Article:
Is My Content Good Enough?
Businesses are often faced with a content crisis. They keep adding content to their blogs and websites. Yet they see little to no change in customer perceptions. Why is it that they fail to make a mark? There can be plenty of reasons, ranging from failure to address reader expectations to poor content presentation. Here are some ways to check if your content is sufficient for generating interest in readers.
Keeping readers in mind
You need to produce content keeping your readers in mind. This would involve creating an image of the target reader in your mind – think about their age, geographical location, profession, and so on. Then you will be able to create content that addresses the requirements of readers. If your content is written solely to get your views across, not taking into account how readers might feel, it would be useless to them. Your content needs to offer new information and insights and help readers solve a problem or add value to their readership experience.
Easy to interpret format
One picture can speak a thousand words. Sometimes, relying too much on a single type of content, including text content, can backfire. Too much text is hard to read, particularly if readers are accustomed to the easy to surf internet format. You might feel that adding graphics would make things simpler, but you would have to keep in mind the value graphics can add to text content. Do the graphics offer additional information? Do they clarify certain concepts? If not, your graphics may not be adding to the richness of your content.
Relevant to the point earlier, is the matter of breaking up your content into smaller sections. Internet readership is short on time, moving from one page to another at a breakneck speed. You have just a few seconds to catch their attention. Also, people don’t take the time to read everything on the page. They will look at the title, the graphics, and anything else that stands out. If your text is one clunky paragraph spanning 2000 words, you lose readership. Using subheadings is one way to give readers a gist of the subsequent text quickly, and thus ensuring their loyalty.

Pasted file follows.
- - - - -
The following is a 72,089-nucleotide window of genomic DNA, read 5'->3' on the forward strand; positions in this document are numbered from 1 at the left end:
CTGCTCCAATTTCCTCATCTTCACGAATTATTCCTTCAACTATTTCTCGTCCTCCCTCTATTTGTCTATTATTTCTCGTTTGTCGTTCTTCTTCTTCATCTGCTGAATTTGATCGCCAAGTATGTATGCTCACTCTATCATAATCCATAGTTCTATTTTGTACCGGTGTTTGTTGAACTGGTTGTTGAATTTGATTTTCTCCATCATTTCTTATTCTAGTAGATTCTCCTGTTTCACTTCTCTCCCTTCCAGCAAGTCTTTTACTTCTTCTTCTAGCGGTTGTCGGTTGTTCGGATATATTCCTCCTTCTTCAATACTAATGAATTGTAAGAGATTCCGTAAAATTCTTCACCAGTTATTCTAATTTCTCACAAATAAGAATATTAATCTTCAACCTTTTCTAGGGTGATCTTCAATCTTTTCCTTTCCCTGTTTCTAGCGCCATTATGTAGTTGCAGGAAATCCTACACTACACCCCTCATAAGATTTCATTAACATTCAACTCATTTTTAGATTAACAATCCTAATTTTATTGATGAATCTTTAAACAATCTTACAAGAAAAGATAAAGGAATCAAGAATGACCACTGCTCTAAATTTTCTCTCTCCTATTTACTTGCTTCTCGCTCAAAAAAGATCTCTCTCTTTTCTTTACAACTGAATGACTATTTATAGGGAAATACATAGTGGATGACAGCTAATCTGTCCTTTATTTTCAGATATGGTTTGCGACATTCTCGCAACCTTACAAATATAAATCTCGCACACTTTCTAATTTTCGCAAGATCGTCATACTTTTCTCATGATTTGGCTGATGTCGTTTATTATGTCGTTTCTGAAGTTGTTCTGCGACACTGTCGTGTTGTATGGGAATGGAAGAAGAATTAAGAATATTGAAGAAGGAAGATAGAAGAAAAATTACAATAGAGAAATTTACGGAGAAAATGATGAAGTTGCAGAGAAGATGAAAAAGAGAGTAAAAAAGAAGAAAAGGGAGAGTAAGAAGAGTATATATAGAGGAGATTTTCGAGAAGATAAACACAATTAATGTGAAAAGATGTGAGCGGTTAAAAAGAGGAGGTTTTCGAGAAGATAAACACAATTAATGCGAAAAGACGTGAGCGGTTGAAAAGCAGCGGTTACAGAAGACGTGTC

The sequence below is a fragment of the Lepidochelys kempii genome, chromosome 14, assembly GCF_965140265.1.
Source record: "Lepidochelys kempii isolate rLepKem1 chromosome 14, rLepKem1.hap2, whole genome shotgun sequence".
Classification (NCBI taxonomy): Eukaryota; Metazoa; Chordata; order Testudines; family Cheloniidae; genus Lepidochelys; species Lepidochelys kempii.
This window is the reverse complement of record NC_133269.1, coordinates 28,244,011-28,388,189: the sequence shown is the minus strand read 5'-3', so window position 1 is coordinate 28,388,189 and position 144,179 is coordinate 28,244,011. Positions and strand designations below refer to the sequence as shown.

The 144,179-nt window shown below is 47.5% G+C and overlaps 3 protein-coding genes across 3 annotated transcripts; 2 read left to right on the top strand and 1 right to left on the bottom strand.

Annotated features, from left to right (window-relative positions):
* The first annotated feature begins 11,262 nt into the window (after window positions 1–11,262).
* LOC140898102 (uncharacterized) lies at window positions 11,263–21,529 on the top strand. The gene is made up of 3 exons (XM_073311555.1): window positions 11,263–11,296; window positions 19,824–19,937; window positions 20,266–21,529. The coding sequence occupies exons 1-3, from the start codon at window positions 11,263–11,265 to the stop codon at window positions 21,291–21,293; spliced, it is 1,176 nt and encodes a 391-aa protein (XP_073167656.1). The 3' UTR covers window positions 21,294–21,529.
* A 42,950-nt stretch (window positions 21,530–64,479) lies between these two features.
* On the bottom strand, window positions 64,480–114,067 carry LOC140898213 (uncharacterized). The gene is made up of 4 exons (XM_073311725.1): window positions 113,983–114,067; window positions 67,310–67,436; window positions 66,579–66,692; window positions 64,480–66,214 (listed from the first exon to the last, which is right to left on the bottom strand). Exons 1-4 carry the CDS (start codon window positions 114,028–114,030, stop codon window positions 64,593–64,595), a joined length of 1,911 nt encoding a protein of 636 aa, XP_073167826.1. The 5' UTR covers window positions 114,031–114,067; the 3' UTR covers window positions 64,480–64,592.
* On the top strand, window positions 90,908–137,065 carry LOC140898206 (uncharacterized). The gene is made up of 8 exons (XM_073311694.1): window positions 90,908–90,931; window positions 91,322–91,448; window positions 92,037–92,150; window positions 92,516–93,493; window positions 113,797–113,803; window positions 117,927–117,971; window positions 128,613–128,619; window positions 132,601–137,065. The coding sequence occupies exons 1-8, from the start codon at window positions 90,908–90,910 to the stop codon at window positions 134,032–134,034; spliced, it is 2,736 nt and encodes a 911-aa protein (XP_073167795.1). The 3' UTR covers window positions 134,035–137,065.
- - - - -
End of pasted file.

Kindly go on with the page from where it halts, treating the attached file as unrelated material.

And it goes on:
The title is the first thing readers will read, and any inkling they have on what’s to come will come from the title. The title will show up on links. If it’s catchy enough, it will entice readers to click the link and read more. Therefore, your title needs to be catchy. It should create a sense of urgency among readers, so that they are compelled to read your content then and there.
Make your writing clear and engaging, but not too difficult. Don’t use words that readers may not understand.
If you really want to understand how well your content is doing, check for competition on search engines. How are pages with similar content attracting readers? Why are the top ranked pages popular? If you can find some answers through your research you will have strategies to incorporate into your content generation efforts.